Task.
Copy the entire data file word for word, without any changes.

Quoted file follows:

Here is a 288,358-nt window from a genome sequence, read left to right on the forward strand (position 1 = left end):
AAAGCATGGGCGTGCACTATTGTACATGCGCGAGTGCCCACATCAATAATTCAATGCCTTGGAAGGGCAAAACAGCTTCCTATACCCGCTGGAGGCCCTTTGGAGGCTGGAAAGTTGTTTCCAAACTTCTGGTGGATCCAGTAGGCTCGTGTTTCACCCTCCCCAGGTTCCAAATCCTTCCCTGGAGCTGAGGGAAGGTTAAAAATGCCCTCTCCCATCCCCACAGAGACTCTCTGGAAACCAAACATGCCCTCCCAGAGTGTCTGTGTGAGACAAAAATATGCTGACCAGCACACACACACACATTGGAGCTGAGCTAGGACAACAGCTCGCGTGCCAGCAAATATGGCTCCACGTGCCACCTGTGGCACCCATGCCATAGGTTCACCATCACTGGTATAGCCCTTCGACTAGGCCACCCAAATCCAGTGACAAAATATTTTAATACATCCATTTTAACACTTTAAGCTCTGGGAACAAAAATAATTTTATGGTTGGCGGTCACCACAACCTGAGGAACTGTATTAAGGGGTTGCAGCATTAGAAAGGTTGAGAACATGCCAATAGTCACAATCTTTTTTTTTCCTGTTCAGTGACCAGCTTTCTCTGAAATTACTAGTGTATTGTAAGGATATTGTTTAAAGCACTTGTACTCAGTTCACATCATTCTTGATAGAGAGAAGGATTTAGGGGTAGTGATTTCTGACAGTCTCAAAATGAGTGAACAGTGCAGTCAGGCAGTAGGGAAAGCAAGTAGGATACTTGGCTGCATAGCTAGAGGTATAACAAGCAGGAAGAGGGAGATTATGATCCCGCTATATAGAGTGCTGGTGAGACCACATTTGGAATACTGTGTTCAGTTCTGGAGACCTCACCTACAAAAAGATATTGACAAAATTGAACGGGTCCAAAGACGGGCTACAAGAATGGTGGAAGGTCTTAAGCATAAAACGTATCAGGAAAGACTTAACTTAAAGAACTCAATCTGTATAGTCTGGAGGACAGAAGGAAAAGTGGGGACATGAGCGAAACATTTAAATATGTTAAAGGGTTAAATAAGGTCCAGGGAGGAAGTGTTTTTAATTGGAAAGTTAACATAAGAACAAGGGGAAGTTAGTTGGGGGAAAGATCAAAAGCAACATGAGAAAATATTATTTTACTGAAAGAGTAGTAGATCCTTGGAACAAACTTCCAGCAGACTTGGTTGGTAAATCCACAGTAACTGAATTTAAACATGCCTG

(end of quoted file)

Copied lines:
Here is a 288,358-nt window from a genome sequence, read left to right on the forward strand (position 1 = left end):
AAAGCATGGGCGTGCACTATTGTACATGCGCGAGTGCCCACATCAATAATTCAATGCCTTGGAAGGGCAAAACAGCTTCCTATACCCGCTGGAGGCCCTTTGGAGGCTGGAAAGTTGTTTCCAAACTTCTGGTGGATCCAGTAGGCTCGTGTTTCACCCTCCCCAGGTTCCAAATCCTTCCCTGGAGCTGAGGGAAGGTTAAAAATGCCCTCTCCCATCCCCACAGAGACTCTCTGGAAACCAAACATGCCCTCCCAGAGTGTCTGTGTGAGACAAAAATATGCTGACCAGCACACACACACACATTGGAGCTGAGCTAGGACAACAGCTCGCGTGCCAGCAAATATGGCTCCACGTGCCACCTGTGGCACCCATGCCATAGGTTCACCATCACTGGTATAGCCCTTCGACTAGGCCACCCAAATCCAGTGACAAAATATTTTAATACATCCATTTTAACACTTTAAGCTCTGGGAACAAAAATAATTTTATGGTTGGCGGTCACCACAACCTGAGGAACTGTATTAAGGGGTTGCAGCATTAGAAAGGTTGAGAACATGCCAATAGTCACAATCTTTTTTTTTCCTGTTCAGTGACCAGCTTTCTCTGAAATTACTAGTGTATTGTAAGGATATTGTTTAAAGCACTTGTACTCAGTTCACATCATTCTTGATAGAGAGAAGGATTTAGGGGTAGTGATTTCTGACAGTCTCAAAATGAGTGAACAGTGCAGTCAGGCAGTAGGGAAAGCAAGTAGGATACTTGGCTGCATAGCTAGAGGTATAACAAGCAGGAAGAGGGAGATTATGATCCCGCTATATAGAGTGCTGGTGAGACCACATTTGGAATACTGTGTTCAGTTCTGGAGACCTCACCTACAAAAAGATATTGACAAAATTGAACGGGTCCAAAGACGGGCTACAAGAATGGTGGAAGGTCTTAAGCATAAAACGTATCAGGAAAGACTTAACTTAAAGAACTCAATCTGTATAGTCTGGAGGACAGAAGGAAAAGTGGGGACATGAGCGAAACATTTAAATATGTTAAAGGGTTAAATAAGGTCCAGGGAGGAAGTGTTTTTAATTGGAAAGTTAACATAAGAACAAGGGGAAGTTAGTTGGGGGAAAGATCAAAAGCAACATGAGAAAATATTATTTTACTGAAAGAGTAGTAGATCCTTGGAACAAACTTCCAGCAGACTTGGTTGGTAAATCCACAGTAACTGAATTTAAACATGCCTG